Advent and Christmas have always held a particular meaning to me depending on the season and space of my life; the way I’ve internalized their meaning changes depending on who and where I am at the time. I’ve been a mother for 13 Christmases now. For the majority of that time, Advent and Christmas have been about making the season magical for my kids in that sparkly, sugar-dusted-self-defeating sort of way. Where puffs of flour appear in the air each time someone opens our door and our calendar is color coded and overloaded. Of course, all this magic-making inevitably stresses me out beyond the point of no return, negating the very magic I try to create. Sure, it’s also been about helping my children come to learn about the salvific birth of our Lord, who came to save the world, teach us to love, and lead us to heaven, and I think (largely thanks to their amazing teachers) they get that. But all of this magic-making has, slowly but surely over the last 13 years, replaced my own grasp of what this season is supposed to be for me.
I sensed this was happening, but my determination to make the perfect Christmas for my kids—with visions of them as adults, recounting our Christmases with a decadent nostalgia—outweighed any urgency to address the problem. Thankfully, the Lord was not going to let me get away with it forever, and I started to feel compelled to pray for a new outlook and a new connection to the season.
The answer to prayer came in the form of a Christmas carol, of all things. Two years ago, our parish schola rehearsed Myn Lyking, a carol by British composer R. R. Terry (1865–1938) based on a 15th century English poem. As we rehearsed the piece, the words—unfamiliar and difficult to sing—unfolded more and more, revealing to me the very connection for which I was deeply yearning:
I saw a fare maiden sitten and sing.
She lulled a little child, a sweete lording.
Lullay, myn lyking, my dear son, myn sweeting,
Lullay, my dear heart, myn own dear darling.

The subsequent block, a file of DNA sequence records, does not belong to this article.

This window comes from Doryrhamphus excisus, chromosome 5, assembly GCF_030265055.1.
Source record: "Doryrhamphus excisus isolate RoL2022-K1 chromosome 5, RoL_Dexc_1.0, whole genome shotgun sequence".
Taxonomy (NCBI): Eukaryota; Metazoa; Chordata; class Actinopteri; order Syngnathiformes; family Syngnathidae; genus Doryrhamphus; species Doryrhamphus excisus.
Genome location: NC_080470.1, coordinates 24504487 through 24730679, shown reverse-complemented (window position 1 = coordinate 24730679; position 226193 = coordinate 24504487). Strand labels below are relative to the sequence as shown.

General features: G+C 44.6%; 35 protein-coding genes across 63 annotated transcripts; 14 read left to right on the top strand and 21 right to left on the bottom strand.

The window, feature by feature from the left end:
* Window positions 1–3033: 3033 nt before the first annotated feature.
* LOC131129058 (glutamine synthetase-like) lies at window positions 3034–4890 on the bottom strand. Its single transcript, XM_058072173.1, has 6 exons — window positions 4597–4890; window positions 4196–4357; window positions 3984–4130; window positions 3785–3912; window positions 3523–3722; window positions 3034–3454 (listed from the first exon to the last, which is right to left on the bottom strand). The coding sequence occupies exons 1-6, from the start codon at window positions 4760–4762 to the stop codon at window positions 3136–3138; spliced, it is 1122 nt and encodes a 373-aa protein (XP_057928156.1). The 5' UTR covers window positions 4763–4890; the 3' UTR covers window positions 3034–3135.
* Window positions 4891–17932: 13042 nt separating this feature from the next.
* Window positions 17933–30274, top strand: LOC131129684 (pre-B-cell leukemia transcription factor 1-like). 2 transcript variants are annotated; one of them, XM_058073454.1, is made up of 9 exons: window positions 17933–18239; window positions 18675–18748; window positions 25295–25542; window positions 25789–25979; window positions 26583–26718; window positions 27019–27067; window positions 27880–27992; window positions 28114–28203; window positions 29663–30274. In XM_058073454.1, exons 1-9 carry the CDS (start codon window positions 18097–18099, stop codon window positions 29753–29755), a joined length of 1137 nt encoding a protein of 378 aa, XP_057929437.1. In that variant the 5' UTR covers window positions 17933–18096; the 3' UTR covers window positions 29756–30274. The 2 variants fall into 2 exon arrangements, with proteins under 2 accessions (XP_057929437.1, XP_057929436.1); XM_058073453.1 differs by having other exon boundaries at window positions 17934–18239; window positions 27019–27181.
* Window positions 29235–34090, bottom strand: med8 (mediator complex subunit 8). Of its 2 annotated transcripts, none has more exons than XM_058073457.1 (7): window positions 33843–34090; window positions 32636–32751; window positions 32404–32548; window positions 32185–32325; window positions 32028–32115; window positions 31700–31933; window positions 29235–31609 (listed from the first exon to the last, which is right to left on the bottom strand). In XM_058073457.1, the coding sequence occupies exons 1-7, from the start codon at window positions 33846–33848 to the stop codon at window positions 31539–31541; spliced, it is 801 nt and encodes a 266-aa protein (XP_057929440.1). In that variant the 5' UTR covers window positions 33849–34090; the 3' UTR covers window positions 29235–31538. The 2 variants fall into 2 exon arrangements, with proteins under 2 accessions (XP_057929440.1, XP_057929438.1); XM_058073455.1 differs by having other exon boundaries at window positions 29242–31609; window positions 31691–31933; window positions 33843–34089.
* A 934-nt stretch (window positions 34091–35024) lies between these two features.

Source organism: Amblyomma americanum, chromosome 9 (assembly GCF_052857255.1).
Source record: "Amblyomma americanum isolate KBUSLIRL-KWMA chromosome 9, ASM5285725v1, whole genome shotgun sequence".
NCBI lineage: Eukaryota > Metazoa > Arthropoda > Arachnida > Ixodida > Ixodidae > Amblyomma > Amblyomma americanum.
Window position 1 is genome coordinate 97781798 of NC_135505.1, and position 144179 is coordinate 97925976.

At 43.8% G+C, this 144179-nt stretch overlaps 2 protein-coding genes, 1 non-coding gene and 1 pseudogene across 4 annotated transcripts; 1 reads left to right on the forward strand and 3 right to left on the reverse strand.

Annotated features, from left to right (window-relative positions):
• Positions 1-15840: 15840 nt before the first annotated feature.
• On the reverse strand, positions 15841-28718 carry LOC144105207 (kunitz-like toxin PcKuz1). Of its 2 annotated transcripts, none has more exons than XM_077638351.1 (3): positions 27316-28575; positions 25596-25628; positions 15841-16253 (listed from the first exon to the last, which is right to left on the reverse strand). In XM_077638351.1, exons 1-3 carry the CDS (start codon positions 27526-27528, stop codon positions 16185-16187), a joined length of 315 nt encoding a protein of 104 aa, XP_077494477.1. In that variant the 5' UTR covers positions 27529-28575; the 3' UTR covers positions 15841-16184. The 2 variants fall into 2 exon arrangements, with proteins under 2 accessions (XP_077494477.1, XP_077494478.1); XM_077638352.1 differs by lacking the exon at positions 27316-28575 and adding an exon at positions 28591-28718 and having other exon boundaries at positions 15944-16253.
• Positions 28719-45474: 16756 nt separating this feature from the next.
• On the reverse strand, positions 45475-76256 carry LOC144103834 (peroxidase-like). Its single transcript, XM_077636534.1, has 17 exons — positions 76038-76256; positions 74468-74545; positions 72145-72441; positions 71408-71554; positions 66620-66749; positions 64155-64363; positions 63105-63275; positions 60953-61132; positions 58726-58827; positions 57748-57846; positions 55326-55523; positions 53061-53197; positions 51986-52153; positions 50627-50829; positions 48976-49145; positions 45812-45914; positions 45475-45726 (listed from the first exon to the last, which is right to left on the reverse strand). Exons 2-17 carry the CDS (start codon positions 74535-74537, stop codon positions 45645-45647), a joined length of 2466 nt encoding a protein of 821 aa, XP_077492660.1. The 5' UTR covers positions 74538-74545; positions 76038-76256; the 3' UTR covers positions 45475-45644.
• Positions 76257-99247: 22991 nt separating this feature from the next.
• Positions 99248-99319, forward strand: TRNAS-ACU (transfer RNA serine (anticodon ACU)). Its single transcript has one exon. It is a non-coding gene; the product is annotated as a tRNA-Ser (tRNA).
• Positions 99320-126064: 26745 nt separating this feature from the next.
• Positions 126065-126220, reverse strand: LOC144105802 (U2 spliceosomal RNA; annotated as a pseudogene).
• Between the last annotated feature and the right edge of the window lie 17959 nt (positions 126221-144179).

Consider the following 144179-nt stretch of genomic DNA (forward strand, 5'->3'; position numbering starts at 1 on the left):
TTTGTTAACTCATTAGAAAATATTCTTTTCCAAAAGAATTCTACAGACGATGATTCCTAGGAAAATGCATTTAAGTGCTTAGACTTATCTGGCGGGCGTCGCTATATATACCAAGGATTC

The words of this carol poignantly frame a moment shared by mothers who are blessed with the incredible gift of holding their newly born babies for the first time. It’s that moment when your baby—who has grown in your womb and filled your heart—is given to you, and you gaze into his eyes, and he gazes back at you. In that one moment you see him, you see yourself, and you see love—reflected back to you so perfectly, in a way you’ve never known. In that moment you realize you will never be the same.
Obviously there’s infinitely more to Mary’s story. She gave birth to God incarnate. But maybe, for that one moment, she was simply a mother looking into the face of her beautiful new baby, and his eyes reflected love perfectly back to her. Despite what he was to the whole world before and after that moment, he was her lyking—a piece of herself. Her dear Son. Her own dear darling. And she must have known she would never be the same.
Driving home from rehearsal that night, I found myself thinking about the births of my own three children. It occurred to me that the Advent season we observe aligns with Mary’s final weeks of pregnancy in the Christmas narrative. I imagined, recalling own experiences of this time, how difficult Mary’s last weeks must have been, how uncomfortable and trying to bear that time away from home, in unfamiliar and extraordinary circumstances. How on the Christmas day we celebrate, all of the work and pain of labor and delivery gave her that beautiful moment with her new baby (who just happened to be the Savior).
The awesome, salvific meaning and import of the season hasn’t been lost to me, but who and where I am at this time has given me a new connection. As I work ever-so-imperfectly to prepare my heart during Advent, I find myself walking alongside Mary in her final weeks of pregnancy, praying for her over space and time, and feeling a kinship that all mothers feel with each other over those final weeks of carrying a child.
And, Christmas—Christmas for me has come to include that moment I am blessed to know in own my heart, when Mary finally gets to gaze into the eyes of her new baby and Love is perfectly reflected back to her. Recalling the births of my own children and rejoicing in that moment with her, I am reminded: I will never be the same.
Featured Image: Michael Reiser (1828–1905), Am Abend vor Christi Geburt (1869) [On the Eve of the Birth of Christ]; public domain